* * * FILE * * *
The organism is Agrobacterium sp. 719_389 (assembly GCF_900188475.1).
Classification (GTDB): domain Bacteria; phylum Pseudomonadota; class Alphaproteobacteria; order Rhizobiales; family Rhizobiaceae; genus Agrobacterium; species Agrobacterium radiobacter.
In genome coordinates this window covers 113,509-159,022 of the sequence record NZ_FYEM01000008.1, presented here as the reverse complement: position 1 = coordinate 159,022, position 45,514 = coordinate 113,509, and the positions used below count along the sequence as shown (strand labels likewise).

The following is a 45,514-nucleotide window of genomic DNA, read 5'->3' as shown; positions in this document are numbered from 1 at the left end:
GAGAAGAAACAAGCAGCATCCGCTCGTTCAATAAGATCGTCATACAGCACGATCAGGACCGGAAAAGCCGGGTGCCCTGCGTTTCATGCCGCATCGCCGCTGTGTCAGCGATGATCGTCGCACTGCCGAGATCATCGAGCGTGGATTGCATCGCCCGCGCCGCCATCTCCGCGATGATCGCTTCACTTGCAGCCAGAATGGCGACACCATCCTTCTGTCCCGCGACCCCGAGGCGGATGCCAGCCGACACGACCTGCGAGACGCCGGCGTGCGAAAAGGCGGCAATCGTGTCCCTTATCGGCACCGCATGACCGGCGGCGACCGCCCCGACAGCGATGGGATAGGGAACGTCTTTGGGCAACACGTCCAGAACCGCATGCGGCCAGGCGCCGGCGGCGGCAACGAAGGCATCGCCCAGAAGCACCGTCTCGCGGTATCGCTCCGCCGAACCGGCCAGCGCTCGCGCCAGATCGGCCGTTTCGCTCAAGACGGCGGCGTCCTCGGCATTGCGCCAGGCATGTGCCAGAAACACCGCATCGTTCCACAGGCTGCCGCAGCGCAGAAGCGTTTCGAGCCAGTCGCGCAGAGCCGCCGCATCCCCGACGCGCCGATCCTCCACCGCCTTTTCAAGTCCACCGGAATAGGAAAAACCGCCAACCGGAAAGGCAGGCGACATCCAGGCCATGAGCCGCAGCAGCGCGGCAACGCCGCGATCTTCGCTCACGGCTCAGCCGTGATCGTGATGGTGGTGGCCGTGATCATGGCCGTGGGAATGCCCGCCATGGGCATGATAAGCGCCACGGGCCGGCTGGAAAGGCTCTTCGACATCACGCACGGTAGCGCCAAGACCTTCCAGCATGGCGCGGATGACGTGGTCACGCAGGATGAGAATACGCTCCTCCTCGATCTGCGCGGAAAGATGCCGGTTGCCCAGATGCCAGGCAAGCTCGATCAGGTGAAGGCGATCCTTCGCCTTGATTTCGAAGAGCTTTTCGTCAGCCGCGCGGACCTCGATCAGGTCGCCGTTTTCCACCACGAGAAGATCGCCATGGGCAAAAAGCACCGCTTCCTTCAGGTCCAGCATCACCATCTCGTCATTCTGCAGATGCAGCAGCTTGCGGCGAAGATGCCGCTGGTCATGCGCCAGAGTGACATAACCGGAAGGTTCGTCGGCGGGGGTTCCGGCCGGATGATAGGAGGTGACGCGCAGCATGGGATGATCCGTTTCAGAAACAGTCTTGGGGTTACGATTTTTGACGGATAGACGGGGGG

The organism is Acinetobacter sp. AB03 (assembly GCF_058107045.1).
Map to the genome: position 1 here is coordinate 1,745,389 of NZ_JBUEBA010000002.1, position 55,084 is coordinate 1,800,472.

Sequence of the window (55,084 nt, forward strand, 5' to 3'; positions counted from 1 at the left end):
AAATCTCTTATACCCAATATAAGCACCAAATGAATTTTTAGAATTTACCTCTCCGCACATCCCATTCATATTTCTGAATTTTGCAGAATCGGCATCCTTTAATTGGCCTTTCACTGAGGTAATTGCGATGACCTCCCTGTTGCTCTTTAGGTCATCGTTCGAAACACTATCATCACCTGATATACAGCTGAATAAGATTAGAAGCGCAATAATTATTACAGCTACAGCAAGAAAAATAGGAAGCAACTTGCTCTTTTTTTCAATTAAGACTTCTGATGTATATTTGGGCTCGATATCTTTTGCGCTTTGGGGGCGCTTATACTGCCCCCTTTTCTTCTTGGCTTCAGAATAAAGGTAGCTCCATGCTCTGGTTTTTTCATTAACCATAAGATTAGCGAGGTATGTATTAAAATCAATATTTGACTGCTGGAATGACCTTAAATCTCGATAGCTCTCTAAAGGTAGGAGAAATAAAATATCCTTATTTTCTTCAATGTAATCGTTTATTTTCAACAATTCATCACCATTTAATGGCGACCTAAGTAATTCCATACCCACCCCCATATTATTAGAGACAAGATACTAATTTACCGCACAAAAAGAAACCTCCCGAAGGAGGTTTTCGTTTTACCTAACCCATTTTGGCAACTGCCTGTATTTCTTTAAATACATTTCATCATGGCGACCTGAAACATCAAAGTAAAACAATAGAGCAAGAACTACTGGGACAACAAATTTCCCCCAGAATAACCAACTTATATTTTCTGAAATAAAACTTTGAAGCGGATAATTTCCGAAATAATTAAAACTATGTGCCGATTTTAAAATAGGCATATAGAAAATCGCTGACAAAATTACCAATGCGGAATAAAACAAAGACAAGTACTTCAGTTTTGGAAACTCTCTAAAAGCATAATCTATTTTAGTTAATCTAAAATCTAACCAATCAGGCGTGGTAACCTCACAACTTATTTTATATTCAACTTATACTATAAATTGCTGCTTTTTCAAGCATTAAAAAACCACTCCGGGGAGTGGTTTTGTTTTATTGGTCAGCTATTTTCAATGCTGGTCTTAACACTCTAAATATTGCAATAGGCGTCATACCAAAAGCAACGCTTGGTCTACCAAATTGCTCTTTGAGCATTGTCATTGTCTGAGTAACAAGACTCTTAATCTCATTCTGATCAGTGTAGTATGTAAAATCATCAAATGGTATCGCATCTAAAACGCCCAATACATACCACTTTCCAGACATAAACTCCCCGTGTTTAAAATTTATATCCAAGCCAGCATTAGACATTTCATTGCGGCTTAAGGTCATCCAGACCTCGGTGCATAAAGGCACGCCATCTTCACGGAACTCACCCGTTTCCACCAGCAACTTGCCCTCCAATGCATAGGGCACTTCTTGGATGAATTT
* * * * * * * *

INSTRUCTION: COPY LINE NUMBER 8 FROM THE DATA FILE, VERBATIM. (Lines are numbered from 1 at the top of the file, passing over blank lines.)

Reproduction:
Sequence of the window (55,084 nt, forward strand, 5' to 3'; positions counted from 1 at the left end):